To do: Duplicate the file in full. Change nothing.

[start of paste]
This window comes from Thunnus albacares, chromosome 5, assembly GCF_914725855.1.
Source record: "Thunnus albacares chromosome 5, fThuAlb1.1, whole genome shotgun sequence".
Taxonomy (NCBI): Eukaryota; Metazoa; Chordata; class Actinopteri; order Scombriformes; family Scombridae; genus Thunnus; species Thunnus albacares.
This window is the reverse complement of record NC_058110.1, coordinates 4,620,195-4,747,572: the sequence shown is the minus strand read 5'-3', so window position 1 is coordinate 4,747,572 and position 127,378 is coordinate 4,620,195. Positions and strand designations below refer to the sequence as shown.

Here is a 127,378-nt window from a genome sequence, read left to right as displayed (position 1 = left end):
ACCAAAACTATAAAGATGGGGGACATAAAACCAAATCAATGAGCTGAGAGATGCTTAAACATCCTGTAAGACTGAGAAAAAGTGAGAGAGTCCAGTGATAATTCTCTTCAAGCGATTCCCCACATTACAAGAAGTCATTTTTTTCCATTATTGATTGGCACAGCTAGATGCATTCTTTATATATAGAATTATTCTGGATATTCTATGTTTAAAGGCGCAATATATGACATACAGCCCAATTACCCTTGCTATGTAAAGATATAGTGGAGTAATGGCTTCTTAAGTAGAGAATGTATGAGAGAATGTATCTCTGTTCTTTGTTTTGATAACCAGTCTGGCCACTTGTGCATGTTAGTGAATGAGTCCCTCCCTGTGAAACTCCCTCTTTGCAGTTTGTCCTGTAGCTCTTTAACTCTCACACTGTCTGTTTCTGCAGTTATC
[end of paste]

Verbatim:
This window comes from Thunnus albacares, chromosome 5, assembly GCF_914725855.1.
Source record: "Thunnus albacares chromosome 5, fThuAlb1.1, whole genome shotgun sequence".
Taxonomy (NCBI): Eukaryota; Metazoa; Chordata; class Actinopteri; order Scombriformes; family Scombridae; genus Thunnus; species Thunnus albacares.
This window is the reverse complement of record NC_058110.1, coordinates 4,620,195-4,747,572: the sequence shown is the minus strand read 5'-3', so window position 1 is coordinate 4,747,572 and position 127,378 is coordinate 4,620,195. Positions and strand designations below refer to the sequence as shown.

Here is a 127,378-nt window from a genome sequence, read left to right as displayed (position 1 = left end):
ACCAAAACTATAAAGATGGGGGACATAAAACCAAATCAATGAGCTGAGAGATGCTTAAACATCCTGTAAGACTGAGAAAAAGTGAGAGAGTCCAGTGATAATTCTCTTCAAGCGATTCCCCACATTACAAGAAGTCATTTTTTTCCATTATTGATTGGCACAGCTAGATGCATTCTTTATATATAGAATTATTCTGGATATTCTATGTTTAAAGGCGCAATATATGACATACAGCCCAATTACCCTTGCTATGTAAAGATATAGTGGAGTAATGGCTTCTTAAGTAGAGAATGTATGAGAGAATGTATCTCTGTTCTTTGTTTTGATAACCAGTCTGGCCACTTGTGCATGTTAGTGAATGAGTCCCTCCCTGTGAAACTCCCTCTTTGCAGTTTGTCCTGTAGCTCTTTAACTCTCACACTGTCTGTTTCTGCAGTTATC